Golden prospects: Australia’s mining sector is booming following worst year since 1998

Data InsightDealspeak 10 May

Golden prospects: Australia’s mining sector is booming following worst year since 1998

After a year in which the Australian mining sector lost its sparkle, with the number of deals in 2022 slumping to their lowest level since 1998, the good times are back with a bang. This year has already seen the largest investment by value since 2012, with USD 26bn pouring into 20 Aussie mining deals, according to Mergermarket data.

Activity has reached fever pitch, driven by soaring energy costs and needs, a global move to decarbonisation and renewables, and a gloomy macroeconomic backdrop.

Australia has remained among the top two countries for mining deals in the Asia-Pacific region over the past five years, recording this year’s headline-grabber in the form of gold miner Newcrest [ASX:NCM] signing an exclusivity agreement with Canadian giant Newmont [NYSE:NEM] [TSX:NGT] via an AUD 32bn (USD 21.2bn) approach by the latter.

In a recessionary environment, gold companies are still seen as ‘safer bets’, even if profit margins are tarnished by rising construction costs, constraints on available labour and supply-chain challenges. None of which cooled bids for St Barbara’s [ASX:SBM] Leonora gold assets in Western Australia – the company recently rejected an AUD 732m offer from Silver Lake Resources [ASX:SLR], which had been vying with an AUD 600m proposal from Genesis Minerals [ASX:GMD].

 Thus far in 2023, Australian mining targets have made up 20 of the 49 deals across APAC, per Mergermarket, just ahead of China at 17. The region is currently ranked second globally for mining takeovers, only one short of the Americas, but both are far ahead of EMEA, which has seen 27 mining tie-ups in the year to date (YTD).

All that glistens is not gold

Lithium continues to play a key role in decarbonisation despite an apparent ceiling for prices following insipid demand for electric vehicles (EVs) from China and an increasing supply of the metal.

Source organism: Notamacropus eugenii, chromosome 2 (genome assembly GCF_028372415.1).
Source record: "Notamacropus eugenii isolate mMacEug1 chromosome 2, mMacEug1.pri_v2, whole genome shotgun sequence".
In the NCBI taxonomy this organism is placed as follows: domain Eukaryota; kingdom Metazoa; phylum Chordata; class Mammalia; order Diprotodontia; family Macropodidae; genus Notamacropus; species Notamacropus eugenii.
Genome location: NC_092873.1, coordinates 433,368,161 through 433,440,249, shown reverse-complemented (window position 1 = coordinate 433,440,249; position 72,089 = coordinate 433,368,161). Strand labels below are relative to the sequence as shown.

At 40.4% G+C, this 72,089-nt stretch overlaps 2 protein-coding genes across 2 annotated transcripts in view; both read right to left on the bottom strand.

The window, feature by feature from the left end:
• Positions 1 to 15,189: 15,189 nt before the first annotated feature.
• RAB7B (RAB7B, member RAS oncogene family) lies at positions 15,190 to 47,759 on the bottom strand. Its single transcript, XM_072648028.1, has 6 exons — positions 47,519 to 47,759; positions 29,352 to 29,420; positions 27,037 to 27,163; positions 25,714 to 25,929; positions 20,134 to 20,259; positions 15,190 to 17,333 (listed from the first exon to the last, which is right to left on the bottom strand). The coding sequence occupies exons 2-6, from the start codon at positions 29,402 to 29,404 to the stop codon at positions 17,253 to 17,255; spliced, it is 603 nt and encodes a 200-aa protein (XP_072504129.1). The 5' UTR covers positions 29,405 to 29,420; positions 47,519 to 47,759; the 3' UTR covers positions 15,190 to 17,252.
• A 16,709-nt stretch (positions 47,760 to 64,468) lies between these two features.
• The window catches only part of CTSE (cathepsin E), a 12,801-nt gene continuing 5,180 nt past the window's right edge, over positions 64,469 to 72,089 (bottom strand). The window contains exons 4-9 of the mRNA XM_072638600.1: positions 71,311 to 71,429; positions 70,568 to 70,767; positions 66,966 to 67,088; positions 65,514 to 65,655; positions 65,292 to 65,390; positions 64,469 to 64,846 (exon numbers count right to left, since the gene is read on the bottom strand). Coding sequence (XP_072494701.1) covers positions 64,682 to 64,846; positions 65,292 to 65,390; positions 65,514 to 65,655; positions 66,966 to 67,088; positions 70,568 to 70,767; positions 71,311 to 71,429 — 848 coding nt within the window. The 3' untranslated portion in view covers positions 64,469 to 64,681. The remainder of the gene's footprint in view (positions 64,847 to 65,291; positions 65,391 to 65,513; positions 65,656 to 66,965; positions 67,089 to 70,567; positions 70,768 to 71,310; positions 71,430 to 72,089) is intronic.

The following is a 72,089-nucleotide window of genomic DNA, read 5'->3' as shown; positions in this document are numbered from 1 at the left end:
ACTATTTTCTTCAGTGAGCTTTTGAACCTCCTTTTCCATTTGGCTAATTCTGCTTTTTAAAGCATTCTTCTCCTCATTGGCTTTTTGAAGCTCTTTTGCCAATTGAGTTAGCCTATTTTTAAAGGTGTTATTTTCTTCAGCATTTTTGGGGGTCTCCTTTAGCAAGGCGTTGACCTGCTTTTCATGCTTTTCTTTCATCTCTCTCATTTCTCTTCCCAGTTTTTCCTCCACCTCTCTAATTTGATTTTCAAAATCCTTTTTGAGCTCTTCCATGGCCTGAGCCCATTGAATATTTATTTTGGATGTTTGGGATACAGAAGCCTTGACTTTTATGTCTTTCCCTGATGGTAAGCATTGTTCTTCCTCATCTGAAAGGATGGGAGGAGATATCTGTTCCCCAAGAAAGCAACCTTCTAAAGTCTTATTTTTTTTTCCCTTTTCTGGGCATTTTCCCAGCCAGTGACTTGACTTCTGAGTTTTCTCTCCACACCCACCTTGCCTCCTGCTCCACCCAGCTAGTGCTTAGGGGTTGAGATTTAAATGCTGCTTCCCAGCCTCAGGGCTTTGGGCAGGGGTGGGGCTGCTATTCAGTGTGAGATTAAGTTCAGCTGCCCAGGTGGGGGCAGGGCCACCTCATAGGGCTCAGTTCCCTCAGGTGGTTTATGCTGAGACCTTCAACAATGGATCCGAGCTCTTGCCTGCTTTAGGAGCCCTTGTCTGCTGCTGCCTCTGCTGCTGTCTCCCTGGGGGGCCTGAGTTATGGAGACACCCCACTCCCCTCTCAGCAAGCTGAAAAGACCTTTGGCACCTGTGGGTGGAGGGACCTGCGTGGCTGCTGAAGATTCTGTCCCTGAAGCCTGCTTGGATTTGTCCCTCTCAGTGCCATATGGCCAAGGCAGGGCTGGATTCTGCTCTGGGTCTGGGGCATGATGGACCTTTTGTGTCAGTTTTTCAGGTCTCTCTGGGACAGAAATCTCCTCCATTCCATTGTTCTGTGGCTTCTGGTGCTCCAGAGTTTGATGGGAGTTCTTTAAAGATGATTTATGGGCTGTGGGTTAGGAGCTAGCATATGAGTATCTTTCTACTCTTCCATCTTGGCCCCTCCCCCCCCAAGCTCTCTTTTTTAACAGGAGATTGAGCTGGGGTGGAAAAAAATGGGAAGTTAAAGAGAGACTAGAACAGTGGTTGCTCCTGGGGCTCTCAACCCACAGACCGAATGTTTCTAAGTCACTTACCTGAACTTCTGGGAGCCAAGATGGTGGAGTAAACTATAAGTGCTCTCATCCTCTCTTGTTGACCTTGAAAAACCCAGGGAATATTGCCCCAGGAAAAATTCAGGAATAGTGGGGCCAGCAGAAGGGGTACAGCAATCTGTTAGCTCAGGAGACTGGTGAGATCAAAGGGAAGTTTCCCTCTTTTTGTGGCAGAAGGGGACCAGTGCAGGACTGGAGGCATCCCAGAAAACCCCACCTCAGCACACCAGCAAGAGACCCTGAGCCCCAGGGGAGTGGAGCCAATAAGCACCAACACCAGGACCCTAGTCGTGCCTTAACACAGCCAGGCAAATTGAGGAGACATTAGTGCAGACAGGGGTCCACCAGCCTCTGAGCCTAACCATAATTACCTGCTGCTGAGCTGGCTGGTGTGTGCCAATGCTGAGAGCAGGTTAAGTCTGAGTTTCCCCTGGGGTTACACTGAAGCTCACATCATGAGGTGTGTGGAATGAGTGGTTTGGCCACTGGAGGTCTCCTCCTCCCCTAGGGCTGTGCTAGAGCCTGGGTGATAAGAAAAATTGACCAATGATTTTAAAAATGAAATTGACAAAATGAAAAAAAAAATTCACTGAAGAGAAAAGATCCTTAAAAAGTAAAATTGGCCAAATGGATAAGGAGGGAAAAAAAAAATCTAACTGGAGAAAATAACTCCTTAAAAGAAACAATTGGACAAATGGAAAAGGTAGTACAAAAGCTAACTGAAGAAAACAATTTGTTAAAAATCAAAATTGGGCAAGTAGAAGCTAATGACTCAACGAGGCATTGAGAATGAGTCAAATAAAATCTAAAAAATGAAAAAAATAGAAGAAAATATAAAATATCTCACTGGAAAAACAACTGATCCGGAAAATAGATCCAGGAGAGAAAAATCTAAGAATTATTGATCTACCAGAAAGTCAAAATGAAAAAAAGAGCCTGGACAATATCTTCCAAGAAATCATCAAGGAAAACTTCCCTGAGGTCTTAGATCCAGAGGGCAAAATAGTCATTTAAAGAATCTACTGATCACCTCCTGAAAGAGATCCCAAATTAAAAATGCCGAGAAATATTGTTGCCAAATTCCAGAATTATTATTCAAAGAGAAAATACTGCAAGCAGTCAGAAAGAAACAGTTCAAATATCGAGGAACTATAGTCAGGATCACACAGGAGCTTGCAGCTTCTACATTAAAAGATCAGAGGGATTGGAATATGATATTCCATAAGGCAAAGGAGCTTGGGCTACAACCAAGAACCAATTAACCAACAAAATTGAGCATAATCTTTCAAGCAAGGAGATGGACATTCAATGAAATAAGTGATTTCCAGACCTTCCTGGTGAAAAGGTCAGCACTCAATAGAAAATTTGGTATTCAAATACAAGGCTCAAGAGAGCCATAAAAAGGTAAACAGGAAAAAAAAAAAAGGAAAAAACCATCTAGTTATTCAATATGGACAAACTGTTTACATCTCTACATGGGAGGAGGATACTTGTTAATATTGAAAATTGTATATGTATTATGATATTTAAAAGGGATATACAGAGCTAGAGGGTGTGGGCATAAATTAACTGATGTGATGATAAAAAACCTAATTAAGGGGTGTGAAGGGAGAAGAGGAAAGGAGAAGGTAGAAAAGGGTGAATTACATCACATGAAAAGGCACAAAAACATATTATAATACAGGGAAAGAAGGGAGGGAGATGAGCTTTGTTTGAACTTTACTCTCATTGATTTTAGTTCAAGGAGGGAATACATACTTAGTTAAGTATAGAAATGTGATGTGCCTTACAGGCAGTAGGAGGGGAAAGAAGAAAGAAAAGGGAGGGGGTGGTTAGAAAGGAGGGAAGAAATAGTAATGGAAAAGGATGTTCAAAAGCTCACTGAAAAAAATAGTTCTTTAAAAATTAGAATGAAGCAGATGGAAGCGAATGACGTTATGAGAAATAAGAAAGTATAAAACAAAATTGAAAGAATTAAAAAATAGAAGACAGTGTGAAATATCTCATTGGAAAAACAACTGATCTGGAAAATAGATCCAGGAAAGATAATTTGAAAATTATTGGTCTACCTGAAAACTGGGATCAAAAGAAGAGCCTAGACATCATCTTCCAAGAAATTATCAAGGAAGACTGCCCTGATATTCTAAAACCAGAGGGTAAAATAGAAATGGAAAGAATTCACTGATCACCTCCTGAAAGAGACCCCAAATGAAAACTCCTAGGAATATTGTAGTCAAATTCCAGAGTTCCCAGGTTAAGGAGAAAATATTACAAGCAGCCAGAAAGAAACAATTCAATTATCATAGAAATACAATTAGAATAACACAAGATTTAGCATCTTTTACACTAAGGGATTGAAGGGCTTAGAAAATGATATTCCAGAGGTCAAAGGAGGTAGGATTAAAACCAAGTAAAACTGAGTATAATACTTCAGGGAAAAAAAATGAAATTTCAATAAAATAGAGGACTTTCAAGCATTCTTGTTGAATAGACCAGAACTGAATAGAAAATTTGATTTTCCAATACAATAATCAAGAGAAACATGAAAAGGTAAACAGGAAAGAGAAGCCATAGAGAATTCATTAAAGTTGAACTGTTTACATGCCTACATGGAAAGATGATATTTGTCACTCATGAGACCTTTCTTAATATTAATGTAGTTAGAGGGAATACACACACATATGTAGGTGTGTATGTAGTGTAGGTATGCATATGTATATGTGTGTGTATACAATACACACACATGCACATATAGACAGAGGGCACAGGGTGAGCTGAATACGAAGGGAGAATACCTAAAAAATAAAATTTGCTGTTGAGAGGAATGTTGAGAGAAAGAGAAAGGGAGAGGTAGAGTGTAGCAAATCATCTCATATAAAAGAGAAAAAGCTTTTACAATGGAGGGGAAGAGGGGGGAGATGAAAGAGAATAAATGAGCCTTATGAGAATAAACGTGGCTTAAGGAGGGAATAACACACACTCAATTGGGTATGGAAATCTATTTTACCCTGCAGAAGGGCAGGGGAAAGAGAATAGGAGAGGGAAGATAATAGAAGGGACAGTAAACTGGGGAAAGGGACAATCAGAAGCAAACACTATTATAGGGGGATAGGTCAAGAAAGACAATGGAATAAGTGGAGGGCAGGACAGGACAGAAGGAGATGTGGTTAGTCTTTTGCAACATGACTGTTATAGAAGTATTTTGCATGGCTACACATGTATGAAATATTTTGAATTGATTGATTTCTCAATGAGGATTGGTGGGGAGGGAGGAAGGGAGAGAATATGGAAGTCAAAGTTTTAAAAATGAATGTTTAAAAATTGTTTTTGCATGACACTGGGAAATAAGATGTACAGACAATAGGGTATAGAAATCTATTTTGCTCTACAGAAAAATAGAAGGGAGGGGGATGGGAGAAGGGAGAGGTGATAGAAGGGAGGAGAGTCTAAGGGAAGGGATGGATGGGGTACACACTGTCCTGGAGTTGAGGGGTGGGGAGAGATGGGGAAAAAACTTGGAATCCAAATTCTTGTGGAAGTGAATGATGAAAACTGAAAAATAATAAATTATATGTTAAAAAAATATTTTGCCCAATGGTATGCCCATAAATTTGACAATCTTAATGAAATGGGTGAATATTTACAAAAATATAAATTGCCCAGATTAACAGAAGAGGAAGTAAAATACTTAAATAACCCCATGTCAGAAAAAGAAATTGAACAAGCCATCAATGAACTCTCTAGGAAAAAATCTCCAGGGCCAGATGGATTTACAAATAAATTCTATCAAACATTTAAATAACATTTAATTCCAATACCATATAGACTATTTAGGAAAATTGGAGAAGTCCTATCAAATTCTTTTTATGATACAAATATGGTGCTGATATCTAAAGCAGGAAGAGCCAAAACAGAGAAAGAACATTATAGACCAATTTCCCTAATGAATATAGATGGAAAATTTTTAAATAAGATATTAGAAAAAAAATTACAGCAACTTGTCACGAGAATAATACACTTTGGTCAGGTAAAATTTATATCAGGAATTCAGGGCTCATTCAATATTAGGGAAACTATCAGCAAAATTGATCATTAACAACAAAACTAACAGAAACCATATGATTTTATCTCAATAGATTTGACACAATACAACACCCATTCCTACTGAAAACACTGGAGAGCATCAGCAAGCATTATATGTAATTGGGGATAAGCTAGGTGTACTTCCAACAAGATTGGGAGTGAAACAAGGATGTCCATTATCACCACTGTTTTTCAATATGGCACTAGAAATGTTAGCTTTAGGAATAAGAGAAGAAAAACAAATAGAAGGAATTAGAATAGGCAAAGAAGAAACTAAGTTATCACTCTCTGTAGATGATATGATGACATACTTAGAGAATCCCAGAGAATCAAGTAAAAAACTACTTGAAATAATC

Those companies mining future-facing commodities such as nickel, lithium and copper can expect further attention. For example, Australian billionaire Andrew ‘Twiggy’ Forrest is looking to dig into nickel miner Mincor Resources [ASX:MCR] via an AUD 1.40 cash per share offer, reflecting bullish global sentiment for nickel and copper because, as it turns out, we need lots more.

Activity among industry operators has been robust. A joint venture (JV) between IGO [ASX:IGO] and Tianqi Lithium Corp [SHE:002466] attempted in April to acquire Australian lithium and gold company Essential Metals [ASX:ESS], but the deal fell through. The fallout may have been sparked by Australian mining services and processing company Mineral Resources [ASX:MIN] using its 19.95% stake in Essential Metals to stymie the bid. Another deal that failed to strike it rich was US-based Albermarle’s [NYSE:ALB] charge for Aussie lithium miner Liontown Resources [ASX:LTR], which was rejected on 28 March.

Note that US incentives from the country’s Inflation Reduction Act have fuelled dealmaking in the sector, as reported by Dealspeak North America, and several Australian mining companies, interviewed by Mergermarket, said they see this as an opportunity to land offtake agreements and investment.

Back in the black

Despite a global shift to renewables, coal remains a key source of energy for some nations, with seven of eight coal deals in APAC this year being cut by Chinese companies. It is a similar story in Australia, with South African thermal coal producer Thungela Resources [JSE:TGA] seizing an 85% interest in Japanese multinational Idemitsu Kosan’s [TYO:5019] Ensham coal mine in Queensland, Australia, after Idemitsu previously stated that it wanted to rationalise its coal assets.

Meanwhile, Japanese companies have already acquired a stake in vanadium and alumina company Vecco Group, and Japan Australia Rare Earths B.V., a JV between Japan Organization for Metals and Energy Security (JOGMEC) and Sojitz Corporation, is taking an AUD 200m chunk of Lynas Rare Earths [ASX:LYC], an Aussie-based provider of rare earth minerals mining and processing services.

China’s largest deal in 2023 YTD has been state-owned energy group Yankuang Energy Group Co’s conditional acquisition of 51% of Shandong Energy Group and 51% of Luxi Mining for USD 2.41bn. On 20 April, Chinese coal struck again, as China Cinda Asset Management [HKG:1359] divested a 29.9% stake in Ordos Yihua Mining Resources for CNY 2.99bn (USD 435m).

Finally, Yancoal Australia [HKG:3668; ASX:YAL] says it is interested in pursuing coal assets put up for sale by domestic giant BHP Group [ASX:BHP], as reported by Mergermarket.

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